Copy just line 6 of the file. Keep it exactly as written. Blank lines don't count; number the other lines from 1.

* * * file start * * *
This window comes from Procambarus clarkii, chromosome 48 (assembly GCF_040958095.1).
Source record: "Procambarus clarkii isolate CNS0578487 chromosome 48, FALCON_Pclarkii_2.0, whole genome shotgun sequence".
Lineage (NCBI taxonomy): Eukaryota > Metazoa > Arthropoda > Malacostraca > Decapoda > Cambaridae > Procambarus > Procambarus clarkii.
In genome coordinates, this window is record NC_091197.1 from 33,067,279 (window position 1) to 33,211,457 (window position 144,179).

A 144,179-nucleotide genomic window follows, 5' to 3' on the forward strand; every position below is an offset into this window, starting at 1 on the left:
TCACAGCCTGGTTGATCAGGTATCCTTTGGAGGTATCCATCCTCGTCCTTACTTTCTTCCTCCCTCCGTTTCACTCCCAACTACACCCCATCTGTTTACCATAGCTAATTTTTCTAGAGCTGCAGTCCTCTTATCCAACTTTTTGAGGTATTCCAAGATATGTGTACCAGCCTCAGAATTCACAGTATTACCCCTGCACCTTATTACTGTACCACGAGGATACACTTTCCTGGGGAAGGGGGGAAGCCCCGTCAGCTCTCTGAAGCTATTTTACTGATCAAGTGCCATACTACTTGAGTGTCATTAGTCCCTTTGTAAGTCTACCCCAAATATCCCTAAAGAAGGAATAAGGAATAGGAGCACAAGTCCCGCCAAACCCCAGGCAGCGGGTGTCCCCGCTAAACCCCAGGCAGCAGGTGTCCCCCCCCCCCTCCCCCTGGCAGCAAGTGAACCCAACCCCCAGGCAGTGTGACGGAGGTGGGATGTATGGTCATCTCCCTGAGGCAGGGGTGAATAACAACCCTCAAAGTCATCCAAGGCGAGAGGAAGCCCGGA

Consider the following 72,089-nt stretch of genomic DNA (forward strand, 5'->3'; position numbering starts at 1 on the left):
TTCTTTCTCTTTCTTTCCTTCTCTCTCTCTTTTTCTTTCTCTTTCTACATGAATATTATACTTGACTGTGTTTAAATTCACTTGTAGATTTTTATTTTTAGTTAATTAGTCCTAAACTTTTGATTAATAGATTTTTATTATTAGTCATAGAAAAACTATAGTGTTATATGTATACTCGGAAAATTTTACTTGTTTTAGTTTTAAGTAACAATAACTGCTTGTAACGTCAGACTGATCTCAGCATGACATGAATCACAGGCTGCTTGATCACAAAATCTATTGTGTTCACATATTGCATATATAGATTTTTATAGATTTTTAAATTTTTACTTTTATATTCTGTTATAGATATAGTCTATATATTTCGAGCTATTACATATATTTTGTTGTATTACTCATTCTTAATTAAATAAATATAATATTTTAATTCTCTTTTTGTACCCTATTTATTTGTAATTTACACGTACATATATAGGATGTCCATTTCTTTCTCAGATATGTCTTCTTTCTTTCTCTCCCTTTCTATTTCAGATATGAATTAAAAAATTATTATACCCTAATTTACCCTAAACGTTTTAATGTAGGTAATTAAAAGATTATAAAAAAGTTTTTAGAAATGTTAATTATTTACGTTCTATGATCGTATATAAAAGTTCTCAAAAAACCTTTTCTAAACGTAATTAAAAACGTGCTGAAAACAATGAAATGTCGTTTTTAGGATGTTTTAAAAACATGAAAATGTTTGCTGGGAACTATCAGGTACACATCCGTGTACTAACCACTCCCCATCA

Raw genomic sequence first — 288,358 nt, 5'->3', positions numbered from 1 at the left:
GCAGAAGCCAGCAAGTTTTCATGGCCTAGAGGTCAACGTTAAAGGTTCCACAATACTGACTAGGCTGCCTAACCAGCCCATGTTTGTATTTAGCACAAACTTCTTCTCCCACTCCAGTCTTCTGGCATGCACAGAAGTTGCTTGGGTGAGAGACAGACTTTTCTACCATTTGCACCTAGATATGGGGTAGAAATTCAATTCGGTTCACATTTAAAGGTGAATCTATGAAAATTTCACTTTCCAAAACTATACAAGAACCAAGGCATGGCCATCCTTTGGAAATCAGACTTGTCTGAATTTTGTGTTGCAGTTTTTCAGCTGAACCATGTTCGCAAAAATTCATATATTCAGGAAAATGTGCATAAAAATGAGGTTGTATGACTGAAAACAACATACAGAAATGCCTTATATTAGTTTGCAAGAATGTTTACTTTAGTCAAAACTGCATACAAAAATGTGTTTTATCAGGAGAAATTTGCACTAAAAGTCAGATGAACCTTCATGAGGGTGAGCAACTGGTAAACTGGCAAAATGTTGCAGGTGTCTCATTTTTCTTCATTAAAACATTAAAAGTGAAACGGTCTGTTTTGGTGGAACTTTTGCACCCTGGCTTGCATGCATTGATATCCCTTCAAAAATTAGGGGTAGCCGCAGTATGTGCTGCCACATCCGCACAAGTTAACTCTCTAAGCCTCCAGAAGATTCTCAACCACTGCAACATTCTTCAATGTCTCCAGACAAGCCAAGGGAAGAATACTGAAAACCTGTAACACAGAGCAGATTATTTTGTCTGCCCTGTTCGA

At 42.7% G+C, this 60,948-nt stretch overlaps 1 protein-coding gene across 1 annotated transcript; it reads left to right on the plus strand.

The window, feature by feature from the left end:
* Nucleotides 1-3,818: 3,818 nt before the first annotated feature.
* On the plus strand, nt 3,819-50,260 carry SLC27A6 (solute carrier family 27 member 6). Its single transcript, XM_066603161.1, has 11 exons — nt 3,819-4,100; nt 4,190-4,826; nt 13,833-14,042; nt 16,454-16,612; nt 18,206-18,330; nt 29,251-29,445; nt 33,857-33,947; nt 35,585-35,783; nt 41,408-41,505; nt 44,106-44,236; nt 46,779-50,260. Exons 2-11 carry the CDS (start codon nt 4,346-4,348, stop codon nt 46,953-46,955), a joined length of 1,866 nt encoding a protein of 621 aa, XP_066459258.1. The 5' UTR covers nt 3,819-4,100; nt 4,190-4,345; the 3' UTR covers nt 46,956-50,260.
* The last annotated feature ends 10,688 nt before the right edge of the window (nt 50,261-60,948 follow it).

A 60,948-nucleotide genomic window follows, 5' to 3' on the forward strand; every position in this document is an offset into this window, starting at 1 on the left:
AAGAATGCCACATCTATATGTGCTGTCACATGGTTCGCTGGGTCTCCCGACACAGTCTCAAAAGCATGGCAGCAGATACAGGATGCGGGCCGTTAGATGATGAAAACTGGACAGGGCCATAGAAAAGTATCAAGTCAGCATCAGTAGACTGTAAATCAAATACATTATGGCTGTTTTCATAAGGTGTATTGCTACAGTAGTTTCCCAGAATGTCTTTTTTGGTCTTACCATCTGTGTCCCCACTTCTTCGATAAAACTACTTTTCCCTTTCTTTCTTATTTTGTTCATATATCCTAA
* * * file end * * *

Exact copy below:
TCACAGCCTGGTTGATCAGGTATCCTTTGGAGGTATCCATCCTCGTCCTTACTTTCTTCCTCCCTCCGTTTCACTCCCAACTACACCCCATCTGTTTACCATAGCTAATTTTTCTAGAGCTGCAGTCCTCTTATCCAACTTTTTGAGGTATTCCAAGATATGTGTACCAGCCTCAGAATTCACAGTATTACCCCTGCACCTTATTACTGTACCACGAGGATACACTTTCCTGGGGAAGGGGGGAAGCCCCGTCAGCTCTCTGAAGCTATTTTACTGATCAAGTGCCATACTACTTGAGTGTCATTAGTCCCTTTGTAAGTCTACCCCAAATATCCCTAAAGAAGGAATAAGGAATAGGAGCACAAGTCCCGCCAAACCCCAGGCAGCGGGTGTCCCCGCTAAACCCCAGGCAGCAGGTGTCCCCCCCCCCCTCCCCCTGGCAGCAAGTGAACCCAACCCCCAGGCAGTGTGACGGAGGTGGGATGTATGGTCATCTCCCTGAGGCAGGGGTGAATAACAACCCTCAAAGTCATCCAAGGCGAGAGGAAGCCCGGA